More importantly, each planned session is kept secret until the workout actually begins. “You never know what you’re walking into,” Waters warns. The reason for this is that he believes it will encourage clients to give it their all and, consequently, get better results. “Most people when they exercise they’ll – as in most things in life – take the path of least resistance, which means going into a class they know they can do,” Waters explains. “They’re going into a class that they know they will feel comfortable with.””

Another difference is that instead of working out for themselves, each session has the clients divided into different groups competing against each other. “[It] has actually been scientifically proven that it makes you work up to 15% or 20% higher which in turn will give you greater results,” Waters continues.”

But to get to this point took a lot of work. Having incorporated the company in 2015, the co-founders spent most of the next year setting up the business. For one thing, they needed to find a facility that met a few requirements and not just in terms of its size. “[It needed to be] in a relatively well-populated area with a demographic [with] expandable income because we aren’t a £20 per month gym,” he explains. “We’re engaging with the people who come in and completely coach them.””

Having found their Reading facility, Khan and Waters began preparing for the September 2016 opening date. “It was nerve-wracking coming into the new area without having any ready-made members as such,” she remembers. Despite this trepidation, the founders kept pushing by handing out leaflets, doing local radio interviews and investing in social media marketing. Then the grand opening came. “That was on the Sunday and then on the Monday our first and only member was at the 6am class,” Khan says.”

After the first month The Shredquarters had 30 members and after six it had 100. Today the gym has 400 members and that’s about as big as they want it to be. “Any gym can have 1,000 [members] but we want to know everyone by their first name,” Khan explains. This ambition to create a community feeling around The Shredquarters also sees them plan special days with the members. For instance, in the past the gym has taken the members with them to Tough Mudder races and go-carting events.”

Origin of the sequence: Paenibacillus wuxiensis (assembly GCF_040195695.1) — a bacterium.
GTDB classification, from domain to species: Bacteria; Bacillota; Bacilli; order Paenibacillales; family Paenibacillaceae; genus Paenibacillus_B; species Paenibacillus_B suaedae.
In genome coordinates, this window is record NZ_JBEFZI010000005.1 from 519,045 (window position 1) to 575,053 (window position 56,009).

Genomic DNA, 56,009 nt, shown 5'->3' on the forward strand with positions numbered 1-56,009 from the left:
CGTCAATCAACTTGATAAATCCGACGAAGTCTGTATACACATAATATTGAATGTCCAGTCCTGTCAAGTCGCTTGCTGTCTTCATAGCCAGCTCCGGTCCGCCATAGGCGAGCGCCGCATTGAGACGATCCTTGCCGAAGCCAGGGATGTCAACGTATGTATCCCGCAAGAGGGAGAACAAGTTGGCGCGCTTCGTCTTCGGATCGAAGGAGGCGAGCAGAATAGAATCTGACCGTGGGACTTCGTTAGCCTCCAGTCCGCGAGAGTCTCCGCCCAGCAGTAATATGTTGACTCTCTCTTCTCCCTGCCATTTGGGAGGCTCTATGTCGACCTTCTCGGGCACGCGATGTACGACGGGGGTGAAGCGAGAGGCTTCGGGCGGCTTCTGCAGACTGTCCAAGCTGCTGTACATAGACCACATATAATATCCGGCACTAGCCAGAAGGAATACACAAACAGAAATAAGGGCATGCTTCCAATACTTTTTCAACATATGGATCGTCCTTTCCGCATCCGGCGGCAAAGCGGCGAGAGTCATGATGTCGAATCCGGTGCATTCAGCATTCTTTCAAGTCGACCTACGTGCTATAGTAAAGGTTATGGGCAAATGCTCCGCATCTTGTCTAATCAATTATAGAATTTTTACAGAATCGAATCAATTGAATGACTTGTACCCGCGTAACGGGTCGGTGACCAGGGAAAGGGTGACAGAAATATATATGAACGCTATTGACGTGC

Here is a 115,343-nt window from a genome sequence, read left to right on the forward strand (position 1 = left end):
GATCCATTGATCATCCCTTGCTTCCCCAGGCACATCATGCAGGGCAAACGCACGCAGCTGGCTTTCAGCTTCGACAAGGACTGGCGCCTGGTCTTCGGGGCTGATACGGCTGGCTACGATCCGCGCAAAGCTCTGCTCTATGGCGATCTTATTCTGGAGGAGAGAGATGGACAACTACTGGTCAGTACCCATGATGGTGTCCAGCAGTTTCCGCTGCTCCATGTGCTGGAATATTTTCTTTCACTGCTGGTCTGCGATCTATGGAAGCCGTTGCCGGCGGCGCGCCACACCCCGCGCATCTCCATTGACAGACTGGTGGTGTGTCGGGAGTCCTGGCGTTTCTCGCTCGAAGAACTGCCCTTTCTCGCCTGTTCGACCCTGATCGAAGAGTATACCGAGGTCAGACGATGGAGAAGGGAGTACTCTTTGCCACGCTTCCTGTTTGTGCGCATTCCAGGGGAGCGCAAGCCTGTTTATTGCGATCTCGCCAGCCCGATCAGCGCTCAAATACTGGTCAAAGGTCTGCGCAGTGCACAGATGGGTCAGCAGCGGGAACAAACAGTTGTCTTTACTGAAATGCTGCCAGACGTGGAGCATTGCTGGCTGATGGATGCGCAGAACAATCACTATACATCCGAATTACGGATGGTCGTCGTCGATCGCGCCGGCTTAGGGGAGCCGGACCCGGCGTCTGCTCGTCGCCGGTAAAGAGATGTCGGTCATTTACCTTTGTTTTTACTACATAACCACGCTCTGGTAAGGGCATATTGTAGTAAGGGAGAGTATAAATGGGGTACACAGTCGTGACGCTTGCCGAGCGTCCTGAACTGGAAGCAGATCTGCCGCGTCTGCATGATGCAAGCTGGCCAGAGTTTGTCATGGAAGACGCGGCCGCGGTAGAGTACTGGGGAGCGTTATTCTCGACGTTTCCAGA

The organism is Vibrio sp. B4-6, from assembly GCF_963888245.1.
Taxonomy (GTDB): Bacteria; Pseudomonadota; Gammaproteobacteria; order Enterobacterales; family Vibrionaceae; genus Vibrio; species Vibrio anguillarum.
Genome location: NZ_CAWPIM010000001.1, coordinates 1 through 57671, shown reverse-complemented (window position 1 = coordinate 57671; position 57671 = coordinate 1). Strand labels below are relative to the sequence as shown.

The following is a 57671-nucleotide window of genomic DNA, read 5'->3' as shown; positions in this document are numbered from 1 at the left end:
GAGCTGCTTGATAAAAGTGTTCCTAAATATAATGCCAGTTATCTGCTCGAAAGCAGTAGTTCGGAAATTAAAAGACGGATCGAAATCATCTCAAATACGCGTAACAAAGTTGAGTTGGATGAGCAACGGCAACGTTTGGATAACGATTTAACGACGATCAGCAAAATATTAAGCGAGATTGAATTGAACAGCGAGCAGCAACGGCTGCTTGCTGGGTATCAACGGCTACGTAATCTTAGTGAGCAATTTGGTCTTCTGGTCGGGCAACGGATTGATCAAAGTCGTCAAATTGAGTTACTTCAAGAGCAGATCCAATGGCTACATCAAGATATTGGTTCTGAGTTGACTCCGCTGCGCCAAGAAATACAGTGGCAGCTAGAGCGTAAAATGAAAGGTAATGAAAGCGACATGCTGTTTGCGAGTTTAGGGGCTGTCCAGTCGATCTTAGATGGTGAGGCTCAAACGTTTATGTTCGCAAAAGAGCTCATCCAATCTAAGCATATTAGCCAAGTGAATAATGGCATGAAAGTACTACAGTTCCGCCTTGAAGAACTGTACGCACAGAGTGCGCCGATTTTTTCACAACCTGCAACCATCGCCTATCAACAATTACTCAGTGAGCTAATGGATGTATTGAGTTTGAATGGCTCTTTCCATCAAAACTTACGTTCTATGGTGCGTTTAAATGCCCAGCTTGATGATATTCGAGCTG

As the popularity grew, several clients began asking whether or not the gym was part of a franchise.” “After a few times we started [asking ourselves if] this should be a franchiseable model,” Waters recalls. Deciding to see if there was a chance to use franchising to expand it, the entrepreneurs enlisted the help of a few franchise consultants. Not only did the consultants investigate how The Shredquarters would stand up against the competition from the likes of CrossFit but also helped create a replicable model for franchisees to tap into. Moreover, the franchisors hired a franchise property acquisition officer to help the inbound franchisees find sites worthy of The Shredquarters brand. They also created a workout library for new franchisees and trainers to tap into. “We didn’t want to go into it half-baked,” Waters explains.”

And The Shredquarters may’ve already found its first franchisees. “They’re two ex-Olympic swimmers and they’ve been members of the gym for some time,” he says. “We mentioned to them that we were franchising and they were very much saying we would certainly be interested.” At the moment the franchisor is just waiting for the first members of the network to sign the dotted line. “Hopefully we’re looking to open the door in the next six or seven months,” Waters says.”

In the next five years the co-founders hope to bulk up the operation to cover the rest of the UK. We can only applaud their ambition.”

Eric Johansson
Eric Johansson